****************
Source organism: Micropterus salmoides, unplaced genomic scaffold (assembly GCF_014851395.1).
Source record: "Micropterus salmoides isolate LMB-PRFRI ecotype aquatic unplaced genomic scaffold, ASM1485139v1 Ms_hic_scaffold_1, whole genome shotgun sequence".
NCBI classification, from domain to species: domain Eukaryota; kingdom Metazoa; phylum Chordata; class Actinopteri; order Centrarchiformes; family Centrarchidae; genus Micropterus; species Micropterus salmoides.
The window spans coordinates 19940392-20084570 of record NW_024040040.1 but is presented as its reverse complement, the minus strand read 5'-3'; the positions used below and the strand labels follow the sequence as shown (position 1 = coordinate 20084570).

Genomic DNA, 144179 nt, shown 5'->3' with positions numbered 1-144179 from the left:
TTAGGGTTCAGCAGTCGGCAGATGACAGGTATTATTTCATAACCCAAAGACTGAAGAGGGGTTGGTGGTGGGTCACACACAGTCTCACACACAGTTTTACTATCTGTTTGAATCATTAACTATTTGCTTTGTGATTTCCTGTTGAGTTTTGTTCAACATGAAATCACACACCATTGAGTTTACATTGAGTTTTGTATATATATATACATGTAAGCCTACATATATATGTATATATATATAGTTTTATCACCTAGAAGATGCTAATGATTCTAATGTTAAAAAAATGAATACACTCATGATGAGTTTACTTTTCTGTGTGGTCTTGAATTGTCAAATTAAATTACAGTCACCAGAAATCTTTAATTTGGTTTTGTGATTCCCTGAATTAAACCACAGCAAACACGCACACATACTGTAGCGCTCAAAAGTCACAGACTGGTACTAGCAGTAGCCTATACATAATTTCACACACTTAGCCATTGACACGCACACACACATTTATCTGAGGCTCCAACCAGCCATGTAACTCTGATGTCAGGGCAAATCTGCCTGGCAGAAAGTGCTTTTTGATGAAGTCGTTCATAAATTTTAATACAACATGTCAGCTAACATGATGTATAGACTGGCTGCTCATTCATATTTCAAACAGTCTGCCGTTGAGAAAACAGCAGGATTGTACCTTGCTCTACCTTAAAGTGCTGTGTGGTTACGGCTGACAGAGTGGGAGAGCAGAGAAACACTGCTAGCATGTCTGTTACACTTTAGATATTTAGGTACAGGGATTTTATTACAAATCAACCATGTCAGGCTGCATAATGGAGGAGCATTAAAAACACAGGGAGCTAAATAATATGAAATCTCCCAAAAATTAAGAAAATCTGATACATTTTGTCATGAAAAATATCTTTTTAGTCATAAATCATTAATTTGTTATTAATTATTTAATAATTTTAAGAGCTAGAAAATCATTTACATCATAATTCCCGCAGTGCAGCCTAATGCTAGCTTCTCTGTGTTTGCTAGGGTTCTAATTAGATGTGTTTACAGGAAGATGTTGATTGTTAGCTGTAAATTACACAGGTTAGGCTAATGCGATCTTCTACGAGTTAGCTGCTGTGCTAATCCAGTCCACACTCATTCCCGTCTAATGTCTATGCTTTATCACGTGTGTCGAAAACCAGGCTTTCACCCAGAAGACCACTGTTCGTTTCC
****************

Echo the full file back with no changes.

Source organism: Micropterus salmoides, unplaced genomic scaffold (assembly GCF_014851395.1).
Source record: "Micropterus salmoides isolate LMB-PRFRI ecotype aquatic unplaced genomic scaffold, ASM1485139v1 Ms_hic_scaffold_1, whole genome shotgun sequence".
NCBI classification, from domain to species: domain Eukaryota; kingdom Metazoa; phylum Chordata; class Actinopteri; order Centrarchiformes; family Centrarchidae; genus Micropterus; species Micropterus salmoides.
The window spans coordinates 19940392-20084570 of record NW_024040040.1 but is presented as its reverse complement, the minus strand read 5'-3'; the positions used below and the strand labels follow the sequence as shown (position 1 = coordinate 20084570).

Genomic DNA, 144179 nt, shown 5'->3' with positions numbered 1-144179 from the left:
TTAGGGTTCAGCAGTCGGCAGATGACAGGTATTATTTCATAACCCAAAGACTGAAGAGGGGTTGGTGGTGGGTCACACACAGTCTCACACACAGTTTTACTATCTGTTTGAATCATTAACTATTTGCTTTGTGATTTCCTGTTGAGTTTTGTTCAACATGAAATCACACACCATTGAGTTTACATTGAGTTTTGTATATATATATACATGTAAGCCTACATATATATGTATATATATATAGTTTTATCACCTAGAAGATGCTAATGATTCTAATGTTAAAAAAATGAATACACTCATGATGAGTTTACTTTTCTGTGTGGTCTTGAATTGTCAAATTAAATTACAGTCACCAGAAATCTTTAATTTGGTTTTGTGATTCCCTGAATTAAACCACAGCAAACACGCACACATACTGTAGCGCTCAAAAGTCACAGACTGGTACTAGCAGTAGCCTATACATAATTTCACACACTTAGCCATTGACACGCACACACACATTTATCTGAGGCTCCAACCAGCCATGTAACTCTGATGTCAGGGCAAATCTGCCTGGCAGAAAGTGCTTTTTGATGAAGTCGTTCATAAATTTTAATACAACATGTCAGCTAACATGATGTATAGACTGGCTGCTCATTCATATTTCAAACAGTCTGCCGTTGAGAAAACAGCAGGATTGTACCTTGCTCTACCTTAAAGTGCTGTGTGGTTACGGCTGACAGAGTGGGAGAGCAGAGAAACACTGCTAGCATGTCTGTTACACTTTAGATATTTAGGTACAGGGATTTTATTACAAATCAACCATGTCAGGCTGCATAATGGAGGAGCATTAAAAACACAGGGAGCTAAATAATATGAAATCTCCCAAAAATTAAGAAAATCTGATACATTTTGTCATGAAAAATATCTTTTTAGTCATAAATCATTAATTTGTTATTAATTATTTAATAATTTTAAGAGCTAGAAAATCATTTACATCATAATTCCCGCAGTGCAGCCTAATGCTAGCTTCTCTGTGTTTGCTAGGGTTCTAATTAGATGTGTTTACAGGAAGATGTTGATTGTTAGCTGTAAATTACACAGGTTAGGCTAATGCGATCTTCTACGAGTTAGCTGCTGTGCTAATCCAGTCCACACTCATTCCCGTCTAATGTCTATGCTTTATCACGTGTGTCGAAAACCAGGCTTTCACCCAGAAGACCACTGTTCGTTTCC